Though Jesus is not commanding us to love ourselves, he assumes a love of self as a basis for love for one another. And. remember, love here is not a passive feeling, but an active choice to show mercy. To treat his wife Mel with loving-kindness, TJ needs to act with mercy toward himself. He needed to learn to be patient, generous and gentle with himself.

Two important aspects of TJ’s healing come from telling his stories, even and especially those stories that caused him to feel guilt and shame, like the story of him killing the two children, and a story of hoisting a brick to bash in the head of a dying and helpless Iraqi soldier because of the diffuse rage that consumes him. At first he would share these stories with therapists, later in articles he wrote for the New York Times blog At War. It was TJ’s experience writing for this blog that piques his interest in journalism.

He gets a job as a reporter at a Jacksonville, North Carolina newspaper and begins interviewing other veterans about their experiences in war. They open up to him about their experiences, both their love for the comaraderie and excitement of war, and the wounds they still carry, both physical and emotional. TJ can relate to all of it. Hearing their stories affirms TJ’s identity as a Marine and reminds him that he is not alone in his struggles. Storytelling has been essential to TJ’s healing.

I tell TJ’s story, of course, because though his experiences of trauma are extreme, and his moral injury profound, we all experience hardship and the accompanying wounds. We can all be challenged, at some point in our lives, to love ourselves and so also, our neighbor.

Telling our stories, listening to each other’s stories, is a way to love neighbor and self. Telling our stories, listening to each other’s stories, communicates mercy, patience, generosity and gentleness.

In her book, Standing Naked Before God: The Art of Public Confession, Rev. Molly Phinney Baskette writes, “Every Sunday morning at our church, a person who is not a paid professional walks up the steps next to the ministers, stands in front of the microphone with their knees knocking and voice trembling, and begins, “Now is the time when we bring our own stories before God. And each gives a testimony – recent or from the distant past – about a sin they committed.”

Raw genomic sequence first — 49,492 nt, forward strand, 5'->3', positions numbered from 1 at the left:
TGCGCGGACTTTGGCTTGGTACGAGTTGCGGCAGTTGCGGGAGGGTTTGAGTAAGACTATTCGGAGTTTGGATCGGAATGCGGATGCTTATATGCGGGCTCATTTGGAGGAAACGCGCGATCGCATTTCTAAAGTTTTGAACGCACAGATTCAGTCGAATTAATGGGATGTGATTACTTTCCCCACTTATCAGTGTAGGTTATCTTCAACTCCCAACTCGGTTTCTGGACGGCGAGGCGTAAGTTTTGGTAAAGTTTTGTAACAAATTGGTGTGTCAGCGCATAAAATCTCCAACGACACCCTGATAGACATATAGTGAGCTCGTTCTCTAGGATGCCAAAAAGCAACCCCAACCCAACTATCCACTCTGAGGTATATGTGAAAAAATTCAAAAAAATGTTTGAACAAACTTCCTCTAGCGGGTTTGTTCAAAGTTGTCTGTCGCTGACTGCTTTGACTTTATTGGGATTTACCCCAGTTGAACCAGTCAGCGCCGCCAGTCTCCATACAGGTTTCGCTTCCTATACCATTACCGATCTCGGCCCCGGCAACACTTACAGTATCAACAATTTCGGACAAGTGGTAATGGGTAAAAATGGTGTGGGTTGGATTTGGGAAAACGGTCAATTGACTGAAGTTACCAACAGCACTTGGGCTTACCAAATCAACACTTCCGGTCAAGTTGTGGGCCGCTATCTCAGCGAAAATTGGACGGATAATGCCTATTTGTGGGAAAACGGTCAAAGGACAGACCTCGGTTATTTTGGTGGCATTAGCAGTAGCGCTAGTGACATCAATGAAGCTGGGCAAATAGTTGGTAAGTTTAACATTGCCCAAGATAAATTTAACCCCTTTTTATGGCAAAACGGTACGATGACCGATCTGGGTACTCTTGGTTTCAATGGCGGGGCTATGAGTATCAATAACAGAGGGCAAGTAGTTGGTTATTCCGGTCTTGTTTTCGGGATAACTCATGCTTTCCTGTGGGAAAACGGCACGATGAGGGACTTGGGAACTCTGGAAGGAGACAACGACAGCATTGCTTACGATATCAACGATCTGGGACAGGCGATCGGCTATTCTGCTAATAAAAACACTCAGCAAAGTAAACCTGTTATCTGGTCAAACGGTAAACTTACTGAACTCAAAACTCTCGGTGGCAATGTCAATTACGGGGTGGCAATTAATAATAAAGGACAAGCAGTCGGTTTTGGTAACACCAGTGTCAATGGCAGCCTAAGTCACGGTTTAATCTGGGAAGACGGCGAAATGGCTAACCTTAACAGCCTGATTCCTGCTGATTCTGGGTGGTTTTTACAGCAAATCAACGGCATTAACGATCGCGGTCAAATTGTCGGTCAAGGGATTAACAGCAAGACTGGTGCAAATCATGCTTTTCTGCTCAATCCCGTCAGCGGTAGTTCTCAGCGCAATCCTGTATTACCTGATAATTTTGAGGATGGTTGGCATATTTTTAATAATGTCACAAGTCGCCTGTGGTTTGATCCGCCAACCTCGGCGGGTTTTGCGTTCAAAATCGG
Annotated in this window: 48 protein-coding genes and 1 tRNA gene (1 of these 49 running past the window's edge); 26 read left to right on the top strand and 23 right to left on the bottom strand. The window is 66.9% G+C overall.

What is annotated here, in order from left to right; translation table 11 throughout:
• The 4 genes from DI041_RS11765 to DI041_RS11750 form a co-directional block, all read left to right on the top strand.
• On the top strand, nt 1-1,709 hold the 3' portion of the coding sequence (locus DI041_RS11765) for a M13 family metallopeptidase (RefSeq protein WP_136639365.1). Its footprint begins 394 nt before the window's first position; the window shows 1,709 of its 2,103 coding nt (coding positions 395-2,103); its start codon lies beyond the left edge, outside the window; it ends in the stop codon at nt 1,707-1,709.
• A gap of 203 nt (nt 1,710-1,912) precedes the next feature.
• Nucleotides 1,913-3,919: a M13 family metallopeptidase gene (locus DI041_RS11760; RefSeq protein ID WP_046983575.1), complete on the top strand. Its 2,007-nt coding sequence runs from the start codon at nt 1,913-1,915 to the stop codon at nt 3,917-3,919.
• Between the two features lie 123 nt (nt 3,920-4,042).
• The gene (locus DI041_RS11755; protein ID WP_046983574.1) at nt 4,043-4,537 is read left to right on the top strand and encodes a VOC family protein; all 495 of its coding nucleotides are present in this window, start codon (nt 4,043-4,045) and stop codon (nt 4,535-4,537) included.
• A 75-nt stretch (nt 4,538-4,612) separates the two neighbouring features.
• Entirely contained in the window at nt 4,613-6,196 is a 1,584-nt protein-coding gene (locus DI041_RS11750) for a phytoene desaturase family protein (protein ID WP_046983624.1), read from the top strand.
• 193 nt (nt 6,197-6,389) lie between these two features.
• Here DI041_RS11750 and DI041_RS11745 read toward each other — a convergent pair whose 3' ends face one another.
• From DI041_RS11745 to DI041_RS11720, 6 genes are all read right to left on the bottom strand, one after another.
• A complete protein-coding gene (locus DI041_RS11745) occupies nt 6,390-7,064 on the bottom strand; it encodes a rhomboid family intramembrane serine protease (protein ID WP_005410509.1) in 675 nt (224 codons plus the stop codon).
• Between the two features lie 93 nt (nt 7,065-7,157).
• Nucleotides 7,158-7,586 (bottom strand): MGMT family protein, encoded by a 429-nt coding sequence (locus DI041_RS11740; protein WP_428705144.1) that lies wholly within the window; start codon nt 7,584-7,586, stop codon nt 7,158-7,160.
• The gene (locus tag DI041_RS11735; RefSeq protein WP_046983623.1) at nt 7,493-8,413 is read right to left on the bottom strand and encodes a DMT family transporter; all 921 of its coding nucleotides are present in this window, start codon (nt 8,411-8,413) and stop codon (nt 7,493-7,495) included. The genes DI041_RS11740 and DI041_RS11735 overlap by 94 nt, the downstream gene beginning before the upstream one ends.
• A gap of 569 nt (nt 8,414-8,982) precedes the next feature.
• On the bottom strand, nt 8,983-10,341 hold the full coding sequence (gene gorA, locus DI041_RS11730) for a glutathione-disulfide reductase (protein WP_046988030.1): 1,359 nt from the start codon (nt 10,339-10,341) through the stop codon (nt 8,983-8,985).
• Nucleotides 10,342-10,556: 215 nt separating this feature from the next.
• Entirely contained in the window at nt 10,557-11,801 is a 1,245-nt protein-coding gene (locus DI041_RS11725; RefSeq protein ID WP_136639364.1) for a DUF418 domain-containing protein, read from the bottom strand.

“This is a book,” she continues, “about telling our stories – our real stories. Not the all cleaned up versions…but the stories of things that almost killed us and made us stronger, the stories of people who did unforgivable things to us, and, most importantly, stories of the unforgivable things we ourselves have done.”

People talk, she writes, about the “obvious” candidates like hatred, sexual sin, jealousy, greed, and arrogance, but also include things that aren’t necessarily sins such as clinical depression, anxiety, and addiction. Those these aren’t sins in themselves, keeping secrets from loved ones or refusing treatment, can be seen as sin as this breaks the bond of love.

Just as telling his own stories and providing an outlet for other veterans to tell theirs created opportunities for healing, so testifying about their sins to one another in Rev. Baskette’s church has set love of self and neighbor free. Beyond the positive effect on members of the church, it has grown and strengthened the community of the church. Her church in Sommerville, Massachusetts grew to over 300 members and had 80 people signed up to give their testimonies, a 20 month waiting list!

Jesus’ command to love God and neighbor begins with an assumption that we love our self. Do we? Do you? For TJ the path to restoring and strengthening love for his wife began by finding and renewing love for himself and the man he had become after the war.

Storytelling was central to this long process of restoration, each story a choice, an act of mercy toward himself or another.

I am just beginning Baskette’s book but am intrigued by her idea of testimony in the church. As I said, TJ’s healing, confessional storytelling began in private with a therapist, but ultimately became liberating when he shared these stories publically through his writing. My sense is that his public testimony was essential to the cause of love, as it was only then that he knew that his secrets had lost their power to guilt and shame.

TJ concludes his speech at that fundraiser with these words to Mel. “I love you. Thank you for saving me.” He steps down from the podium and he and Mel embrace. He writes, “I longed for Mel in Afghanistan. The few moments I hold her in my arms are the embrace I wish I had given her when I first stepped off the bus. For the rest of the night she glows. So do I.”

What would it require for you to share your stories? To listen to the stories of others without judgement? Could you share your stories with a best friend, a therapist, or your pastor? Can you imagine ever sharing these stories in public? Let’s think and pray about these things; our self and our neighbors depends on such acts of mercy.